Each week the MEF team curates mobile stories from around the world. Essential news, the latest market insight & data nuggets, the Global News Round-up offers an instant international mobile content and commerce snapshot.
Global News Stories
The feds have officially kicked off their hotly anticipated crackdown on IT firms violating the Children’s Online Privacy Protection Act (COPPA). The first two victims are review site Yelp, which announced on a little noticed blog post yesterday it had settled for $450,000 and admitted it had been collecting names and other identifiers of children in violation of COPPA. Yelp is now faced with the task of making it harder for underage children to register with the site. Yelp chalked up the issue to a bug in its systems.
South African consumers have been caught up in a whirl of excitement around mobile payment solutions with the launch of no fewer than three major players: FlickPay, Snapscan and Zapper. While each of the services offers something slightly different to consumers and merchants, their collective value in driving adoption of this new technology cannot be understated.
Suddenly, every food stall, restaurant, coffee shop, farmers’ market and even our local doctor now proudly offer customers the opportunity to pay for goods and services with their mobile phones. Consumers are clearly enjoying this new, secure way of paying – just look at how many people whip out their phones next time you visit a market or a vida e caffe, for example
The smartphone market isn’t kind as Sony is finding out. With stiff competition from other Android makers on one side and Apple on the other, losses are mounting for the company which is taking a 180 billion yen charge after revaluing its mobile division. After a revaluation of its mobile division, Sony’s expected losses for the company’s current fiscal year have expanded four times over, from 50 billion yen to 230 billon yen, or $2.41 billion. In a press release on Wednesday,
Global smartphone shipments are expected to reach 1.2bn this year, an increase of 19 per cent from last year’s figure as economy smartphone sales surge. The figures come from mobile analyst firm Juniper Research, who predict that between them, Apple and Samsung will account for nearly 45 per cent of the smartphones shipped this year, but the firms are facing pressure from local vendors in emerging markets, such as China’s extremely successful Xiaomi. These new manufacturers and vendors are building increasing market shares, and achieving large economies of scale which will enable them to expand their offering and challenge other smartphone sectors in the next few years.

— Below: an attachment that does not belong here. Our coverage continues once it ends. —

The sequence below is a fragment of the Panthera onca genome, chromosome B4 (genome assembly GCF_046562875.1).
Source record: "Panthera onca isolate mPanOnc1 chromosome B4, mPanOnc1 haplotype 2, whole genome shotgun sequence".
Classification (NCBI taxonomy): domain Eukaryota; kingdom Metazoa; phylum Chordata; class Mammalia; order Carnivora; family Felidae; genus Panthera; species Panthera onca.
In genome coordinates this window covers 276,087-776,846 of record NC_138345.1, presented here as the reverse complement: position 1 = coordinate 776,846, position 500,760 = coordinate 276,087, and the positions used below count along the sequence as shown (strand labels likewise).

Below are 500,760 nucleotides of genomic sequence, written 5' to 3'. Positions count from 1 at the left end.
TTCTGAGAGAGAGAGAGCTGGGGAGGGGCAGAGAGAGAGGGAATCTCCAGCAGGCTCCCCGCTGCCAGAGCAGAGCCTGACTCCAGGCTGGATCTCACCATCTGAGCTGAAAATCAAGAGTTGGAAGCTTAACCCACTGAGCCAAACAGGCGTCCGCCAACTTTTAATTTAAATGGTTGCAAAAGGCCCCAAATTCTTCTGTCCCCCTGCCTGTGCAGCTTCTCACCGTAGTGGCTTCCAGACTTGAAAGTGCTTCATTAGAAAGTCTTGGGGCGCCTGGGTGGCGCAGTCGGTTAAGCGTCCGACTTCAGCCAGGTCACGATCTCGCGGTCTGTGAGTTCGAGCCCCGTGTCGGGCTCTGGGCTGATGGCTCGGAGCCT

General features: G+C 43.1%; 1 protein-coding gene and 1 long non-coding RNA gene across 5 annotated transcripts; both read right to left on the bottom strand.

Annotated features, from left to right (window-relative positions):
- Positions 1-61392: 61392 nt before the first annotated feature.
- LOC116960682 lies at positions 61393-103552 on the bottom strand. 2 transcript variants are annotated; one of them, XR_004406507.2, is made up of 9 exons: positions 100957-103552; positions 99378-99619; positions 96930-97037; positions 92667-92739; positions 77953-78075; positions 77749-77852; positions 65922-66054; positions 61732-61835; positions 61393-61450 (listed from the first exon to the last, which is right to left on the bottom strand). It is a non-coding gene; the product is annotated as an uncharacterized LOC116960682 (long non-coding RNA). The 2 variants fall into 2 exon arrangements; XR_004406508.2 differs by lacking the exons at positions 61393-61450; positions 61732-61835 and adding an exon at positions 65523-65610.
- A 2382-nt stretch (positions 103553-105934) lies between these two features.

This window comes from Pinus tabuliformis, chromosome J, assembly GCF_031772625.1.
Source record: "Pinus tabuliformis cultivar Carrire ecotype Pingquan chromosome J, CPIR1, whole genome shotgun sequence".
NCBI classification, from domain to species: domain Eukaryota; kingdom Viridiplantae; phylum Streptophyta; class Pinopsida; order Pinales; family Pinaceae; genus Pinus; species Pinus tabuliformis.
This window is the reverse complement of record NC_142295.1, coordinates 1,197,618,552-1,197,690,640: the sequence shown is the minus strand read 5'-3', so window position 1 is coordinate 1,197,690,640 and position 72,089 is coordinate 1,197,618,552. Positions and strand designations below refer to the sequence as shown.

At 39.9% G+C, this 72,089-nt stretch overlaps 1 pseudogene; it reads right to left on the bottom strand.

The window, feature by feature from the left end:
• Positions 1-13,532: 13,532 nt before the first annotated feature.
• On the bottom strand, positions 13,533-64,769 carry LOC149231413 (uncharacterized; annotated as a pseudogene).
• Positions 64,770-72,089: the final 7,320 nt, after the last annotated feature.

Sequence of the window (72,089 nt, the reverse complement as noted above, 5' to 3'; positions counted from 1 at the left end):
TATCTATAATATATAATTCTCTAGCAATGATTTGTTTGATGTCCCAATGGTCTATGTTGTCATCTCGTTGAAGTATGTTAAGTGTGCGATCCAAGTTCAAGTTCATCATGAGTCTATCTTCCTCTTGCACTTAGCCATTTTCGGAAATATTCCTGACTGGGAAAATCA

Amazon, the e-commerce giant that recently added smartphones to its growing mobile empire, is now turning on another element to bring more users and usage into its mobile business. It will now enable carrier billing, so that when people buy paid apps and make in-app purchases through Amazon’s appstore, they can charge that directly to their phone bills. Working with UK carrier billing company Bango — a relationship that was first announced way back in December 2011 — Bango says the first market to go live is Germany, with Telefonica’s O2, where it will work over the next year to deploy the service on “certain Amazon mobile applications running on Telefonica devices in Germany.”
A joint venture between mobile operators meant to grab them a slice of the payments industry via smartphone ‘wave and pay’ services has been drastically scaled back, just as Apple prepares to move in on the market with the iPhone 6. Weve, a company owned by EE, O2 and Vodafone, has abandoned plans for a standard ‘mobile wallet’ service that it was hoped would make it easier for retailers and banks to work with the operators.
The amount of time people spend in apps has increased by 21 per cent over the last year, according to data from app analytics platform Localytics. While the average length of each individual app session has stayed relatively static over the past year (5.7 minutes), the number of launches per month has increased from 9.4 to 11.5. The app category which saw the biggest increase in time spent is Music, up 79 per cent from a year previous – which also has the longest session time of any category – followed by Health & Fitness (up 51 per cent) and Social Networking (up 49 per cent).
Global News Round-up – These articles are not written by MEF and do not represent any views of individuals, members or the organisation.